I’m Maxine, retired librarian, researcher, medical trend enthusiast and now blogger for RMF. In this blog we’ll look at medical devices and trends enthusiastically and critically. We might ask some tricky questions and, with your help, try to figure out what the solutions might look like. We hope you’ll give us suggestions as well as raise your own questions
Lets start with AI. RMF Design and Manufacturing has strong experience and expertise in this area [need specific examples] Their engineers continue to contemplate the conundrum of how to make a device driven by a self-changing programme acceptable to the regulators.
AI is the solution to Everything, as long as it stays a little stupider than its inventors. I deduced, from my research, that the following features are necessary in new devices.
- They must profoundly improve the user’s life, often in relation to a problem the user never knew he had
- They must connect to the cloud, the doctor, Mommy and everything else
- Powered, of course, by Bluetooth
- Membership of the IoT
- They must be either invisible, look really good, or be used in private (this does not apply to mobility devices: exoskeletons, wheelchairs, etc.)
- Driven by AI programmes – or not?
AI enhanced devices change with use. Herein lies the rub. As CEO, Richard Fine (my little brother) explained,
“I personally find the use of AI in medical products very confusing. Big companies that have created digital assistants are also managing to lose customers’ data to hackers. The regulations regarding medical product design and manufacture and the storage of patient data, are very strict. The standards for the design and implementation of the software are onerous and would require a lot of disclosure to regulators in order that they could determine whether the standards are being met or not. Furthermore, the standards specify a stringent set of procedures that must be followed and also specify how the software must be tested.
He continued, “Artificial Intelligence implies programs that learn, i.e. change over time. How can an AI software developer prove that their software meets the design and testing requirements for medical devices if the software changes itself over time? I feel confident that the AI software and digital assistant software of today will not meet these standards. So, the big question is:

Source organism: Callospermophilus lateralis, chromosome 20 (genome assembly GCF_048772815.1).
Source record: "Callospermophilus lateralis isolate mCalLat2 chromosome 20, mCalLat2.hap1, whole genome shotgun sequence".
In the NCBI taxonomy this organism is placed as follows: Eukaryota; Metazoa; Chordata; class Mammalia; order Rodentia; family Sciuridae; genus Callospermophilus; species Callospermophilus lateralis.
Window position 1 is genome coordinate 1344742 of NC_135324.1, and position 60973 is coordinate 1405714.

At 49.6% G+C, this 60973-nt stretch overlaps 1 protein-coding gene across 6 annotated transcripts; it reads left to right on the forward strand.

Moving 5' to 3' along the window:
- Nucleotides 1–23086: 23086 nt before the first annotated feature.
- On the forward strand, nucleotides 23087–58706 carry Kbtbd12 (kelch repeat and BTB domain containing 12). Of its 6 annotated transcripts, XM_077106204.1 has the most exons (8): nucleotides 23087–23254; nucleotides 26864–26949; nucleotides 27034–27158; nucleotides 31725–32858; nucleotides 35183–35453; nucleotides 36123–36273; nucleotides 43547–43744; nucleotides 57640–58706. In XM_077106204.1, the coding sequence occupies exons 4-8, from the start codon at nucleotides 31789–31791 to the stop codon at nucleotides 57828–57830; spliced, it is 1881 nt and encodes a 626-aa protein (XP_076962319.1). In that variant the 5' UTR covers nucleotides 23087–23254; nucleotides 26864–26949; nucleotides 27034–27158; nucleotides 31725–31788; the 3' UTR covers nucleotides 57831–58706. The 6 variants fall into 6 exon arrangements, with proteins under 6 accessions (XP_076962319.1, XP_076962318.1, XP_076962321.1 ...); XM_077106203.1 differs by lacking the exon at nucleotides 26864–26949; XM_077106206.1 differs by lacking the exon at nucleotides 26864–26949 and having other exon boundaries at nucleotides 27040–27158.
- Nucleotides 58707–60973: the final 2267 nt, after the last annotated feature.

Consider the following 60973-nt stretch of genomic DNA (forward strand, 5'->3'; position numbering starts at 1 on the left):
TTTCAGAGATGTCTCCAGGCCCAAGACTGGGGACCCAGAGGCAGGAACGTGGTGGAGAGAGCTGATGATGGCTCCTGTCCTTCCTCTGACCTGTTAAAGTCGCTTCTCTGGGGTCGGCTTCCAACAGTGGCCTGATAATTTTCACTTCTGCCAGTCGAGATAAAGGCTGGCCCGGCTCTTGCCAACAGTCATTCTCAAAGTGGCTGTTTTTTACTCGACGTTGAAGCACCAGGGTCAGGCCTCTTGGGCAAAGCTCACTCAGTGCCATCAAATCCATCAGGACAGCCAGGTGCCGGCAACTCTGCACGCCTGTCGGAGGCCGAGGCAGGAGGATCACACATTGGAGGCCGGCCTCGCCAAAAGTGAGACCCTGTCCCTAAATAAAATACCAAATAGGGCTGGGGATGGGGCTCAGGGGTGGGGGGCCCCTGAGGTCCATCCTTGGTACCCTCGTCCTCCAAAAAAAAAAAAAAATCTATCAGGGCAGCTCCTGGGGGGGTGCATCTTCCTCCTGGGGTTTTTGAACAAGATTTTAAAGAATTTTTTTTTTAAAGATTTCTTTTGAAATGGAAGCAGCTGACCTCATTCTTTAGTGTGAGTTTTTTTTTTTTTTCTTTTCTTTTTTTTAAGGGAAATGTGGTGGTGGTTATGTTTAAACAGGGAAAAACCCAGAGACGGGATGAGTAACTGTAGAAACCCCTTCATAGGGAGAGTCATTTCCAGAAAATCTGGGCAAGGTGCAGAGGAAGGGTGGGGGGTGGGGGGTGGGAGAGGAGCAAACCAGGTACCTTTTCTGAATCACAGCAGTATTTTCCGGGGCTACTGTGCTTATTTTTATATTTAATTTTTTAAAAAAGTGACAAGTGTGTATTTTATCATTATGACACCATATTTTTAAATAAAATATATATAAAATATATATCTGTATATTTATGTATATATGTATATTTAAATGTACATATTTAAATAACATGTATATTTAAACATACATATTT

‘How would AI or digital assistants that are incorporated into medical products be made acceptable to medical regulators?’”
I wonder if scientists at ETH and Vicarious AI have any contributions to the big question.
AI was used by a team at Eidgenössische Technische Hochschule Zürich (ETH) to model the motion of ANYmal, an AI dog, “to strike a balance between moving efficiently, using the least amount of power, avoiding slips, and maintaining stable motion. All of these need to be taken into account when doing basic locomotion tasks, like moving in a straight line or running in a circle. The AI discovered a trotting gait similar to that of a four-legged animal that was most efficient to achieve speed without falling over. It also learned to roll over and pick itself back up after being pushed over, which could come in handy when crossing rocky landscapes. Or, it could help it fight back when researchers insist on shoving it in the name of science.”
Robots imbued with a certain kind of common sense may soon be able to follow instructional diagrams to build things according to scientists at Vicarious AI. They designed a robot operating system that can understand the basic ideas conveyed in schematic instructions and translate those ideas into action. “If robots could represent and infer high-level concepts, then it would notably improve their ability to understand our intent and to transfer tasks between different environments. To that end, we introduce a computational framework that replicates aspects of human concept learning…By bringing cognitive science ideas on mental imagery, perceptual symbols, embodied cognition, and deictic mechanisms into the realm of machine learning, our work brings us closer to the goal of building robots that have interpretable representations and common sense.